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Hillary Clinton may cruise to re-election for the Senate in New York, but the Democrats have grown increasingly nervous about the prospect of her run for the Presidency in 2008. The New York Sun reports that internal and external polling show that Clinton faces a hostile electorate, particularly in the South and Midwest, and would lose against most Republicans despite her predicted strength in the primaries:
Senator Clinton's emergence as the early and perhaps prohibitive favorite for the Democratic presidential nomination in 2008 is fueling anxiety among Democratic strategists and operatives who are worried she would lose to a Republican in the general election.
Recent polling underscores some of those worries. In a CNN/USA Today/ Gallup poll made public yesterday, 51% of voters said they would definitely not vote for Mrs. Clinton if she chooses to run for president in 2008. In a separate nationwide poll conducted this month for a spirits company, Diageo, and a political newsletter, the Hotline, 44% of all voters and 19% of self-described Democrats said they viewed the New York senator unfavorably.
According to Democratic Party insiders, such numbers are adding to skittishness about Mrs. Clinton's potential candidacy. ... A former chairman of the South Carolina Democratic Party, Richard Harpootlian, is among those who will own up to such misgivings. "Mrs. Clinton, because of some positions she has taken over the years, gets a visceral reaction to her here, both negative and positive. I'm afraid around the South and Midwest the visceral reaction is not good," he told The New York Sun.
Part of this skittishness, as one person put it, has been the relentless partisan nastiness that the Democrats have exhibited throughout the Bush presidency. Even Leon Panetta admits that the negatives surrounding Hillary have something to do with the "bitter political fighting" and a continuation of "hate" politics. Had the Democrats settled into the traditional role of the loyal opposition, eschewing character assassination and instead offering coherent alternative strategies and legislative choices, the political temperature would have declined to a point where the nastiness both sides displayed during the Clinton's term would have faded to dull memory.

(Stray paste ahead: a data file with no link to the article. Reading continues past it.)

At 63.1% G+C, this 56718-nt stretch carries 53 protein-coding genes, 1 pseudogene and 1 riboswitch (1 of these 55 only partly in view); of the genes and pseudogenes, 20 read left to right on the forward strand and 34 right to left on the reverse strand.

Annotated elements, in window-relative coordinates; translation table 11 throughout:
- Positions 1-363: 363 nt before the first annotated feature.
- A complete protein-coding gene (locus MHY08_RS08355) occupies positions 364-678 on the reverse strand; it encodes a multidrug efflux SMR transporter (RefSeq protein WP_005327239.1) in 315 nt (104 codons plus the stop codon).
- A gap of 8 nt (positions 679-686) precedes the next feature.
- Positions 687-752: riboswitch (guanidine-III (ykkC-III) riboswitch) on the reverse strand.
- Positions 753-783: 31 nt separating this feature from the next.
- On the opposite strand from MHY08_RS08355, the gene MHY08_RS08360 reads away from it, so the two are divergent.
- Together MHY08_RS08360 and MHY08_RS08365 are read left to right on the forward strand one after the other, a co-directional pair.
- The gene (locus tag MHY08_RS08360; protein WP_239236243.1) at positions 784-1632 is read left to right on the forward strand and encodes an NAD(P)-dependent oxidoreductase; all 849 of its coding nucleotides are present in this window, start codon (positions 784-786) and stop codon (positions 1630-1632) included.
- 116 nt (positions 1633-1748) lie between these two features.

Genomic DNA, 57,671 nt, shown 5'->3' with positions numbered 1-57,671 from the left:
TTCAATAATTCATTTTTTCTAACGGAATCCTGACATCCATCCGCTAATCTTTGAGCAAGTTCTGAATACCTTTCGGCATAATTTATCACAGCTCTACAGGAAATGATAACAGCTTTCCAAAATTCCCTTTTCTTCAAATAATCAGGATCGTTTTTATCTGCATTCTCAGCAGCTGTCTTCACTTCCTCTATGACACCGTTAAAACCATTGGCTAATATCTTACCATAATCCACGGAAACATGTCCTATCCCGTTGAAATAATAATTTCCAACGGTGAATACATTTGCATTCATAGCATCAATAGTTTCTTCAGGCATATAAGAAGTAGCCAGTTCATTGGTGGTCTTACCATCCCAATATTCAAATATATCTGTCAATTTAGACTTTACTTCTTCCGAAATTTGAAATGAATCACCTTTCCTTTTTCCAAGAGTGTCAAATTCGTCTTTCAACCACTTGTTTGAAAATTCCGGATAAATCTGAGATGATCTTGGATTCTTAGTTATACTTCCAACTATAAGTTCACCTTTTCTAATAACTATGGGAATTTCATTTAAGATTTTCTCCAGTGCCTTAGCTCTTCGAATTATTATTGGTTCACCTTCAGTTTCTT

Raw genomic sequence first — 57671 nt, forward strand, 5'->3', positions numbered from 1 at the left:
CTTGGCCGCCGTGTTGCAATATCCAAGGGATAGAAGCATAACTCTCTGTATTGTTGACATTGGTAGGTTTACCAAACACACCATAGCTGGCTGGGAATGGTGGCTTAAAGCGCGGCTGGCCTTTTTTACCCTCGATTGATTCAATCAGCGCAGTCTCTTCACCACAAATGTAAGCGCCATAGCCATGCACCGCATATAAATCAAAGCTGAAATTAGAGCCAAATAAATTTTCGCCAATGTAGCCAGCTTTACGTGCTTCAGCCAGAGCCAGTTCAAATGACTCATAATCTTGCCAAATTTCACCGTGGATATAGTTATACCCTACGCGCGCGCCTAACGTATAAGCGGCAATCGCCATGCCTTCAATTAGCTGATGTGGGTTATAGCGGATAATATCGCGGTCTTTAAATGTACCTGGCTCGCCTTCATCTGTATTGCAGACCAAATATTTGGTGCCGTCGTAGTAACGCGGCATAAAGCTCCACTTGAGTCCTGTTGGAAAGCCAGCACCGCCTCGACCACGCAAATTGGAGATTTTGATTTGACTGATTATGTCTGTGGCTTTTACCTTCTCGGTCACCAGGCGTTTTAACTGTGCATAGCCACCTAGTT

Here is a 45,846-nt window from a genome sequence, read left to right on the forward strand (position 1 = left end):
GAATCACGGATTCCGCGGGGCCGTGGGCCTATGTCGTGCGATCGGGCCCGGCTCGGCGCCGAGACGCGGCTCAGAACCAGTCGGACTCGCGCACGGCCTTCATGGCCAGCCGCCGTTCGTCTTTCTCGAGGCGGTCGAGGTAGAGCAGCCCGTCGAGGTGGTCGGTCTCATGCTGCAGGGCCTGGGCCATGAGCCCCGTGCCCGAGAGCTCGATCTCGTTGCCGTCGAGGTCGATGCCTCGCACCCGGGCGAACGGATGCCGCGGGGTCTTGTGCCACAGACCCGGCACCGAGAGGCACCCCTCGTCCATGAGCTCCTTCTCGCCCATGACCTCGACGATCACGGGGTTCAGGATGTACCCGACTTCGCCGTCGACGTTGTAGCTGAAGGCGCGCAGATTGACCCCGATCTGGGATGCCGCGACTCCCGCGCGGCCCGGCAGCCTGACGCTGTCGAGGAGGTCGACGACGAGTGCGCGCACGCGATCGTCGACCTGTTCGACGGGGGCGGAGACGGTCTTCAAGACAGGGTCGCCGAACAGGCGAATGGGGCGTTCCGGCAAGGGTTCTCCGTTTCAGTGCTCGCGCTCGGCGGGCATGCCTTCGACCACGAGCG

Instead, the Democrats -- especially in the Senate, where they have done everything possible to obstruct the Bush administration -- have done little except act like petulant children. Nowhere has that been displayed more prominently than in the Judiciary Committee hearings on judicial nominees such as William Pryor, Janice Rogers Brown, and now most of all Samuel Alito. All of them have faced smear campaigns of the worst order, character assassinations led by a triumvirate of Democrats who during their political careers plagiarized speeches, employed staff that stole an opponent's credit report and publicized it, and abandoned a young woman to drown in his back seat after a car accident. It has provided the American electorate a constant reminder of the slimy ethics of the Clinton era and a strong desire to put as much distance as possible between them and a return to that kind of governance.
Most amazing, one of the smears against Alito was bigotry. Can anyone tell me what besides conservatism these three judicial candidates have in common? First one correct in the comments gets the kewpie doll.
If the Democrats want their front-runner to stand a chance in the election, perhaps they should consider that their actions while out of power have hardly acted to convince anyone that they deserve to return to running the show. They need to govern themselves before we trust them to govern us.
UPDATE: Here's the Gallup numbers. Gallup compares the response to Hillary to that generated by Condoleezza Rice, and it turns out that Rice winds up only slightly less polarizing than Hillary. She gets a 46% absolutely-not response from registered voters in Gallup's poll, as opposed to the 51% for Hillary. That seems rather remarkable, considering that Rice has never really campaigned or talked about her position on issues other than foreign policy, where one presumes she supports Bush's goals. Clinton has spent the last fourteen years playing hardball politics.
What's even more remarkable is that her long history of working the stump only translates to 16% strongly supporting her. Rice's lack of history in electoral politics should have put her far behind a seasoned politician like Hillary for passionate believers, and yet she polls within two points (14%) without ever having run for office before.Sphere It View blog reactions
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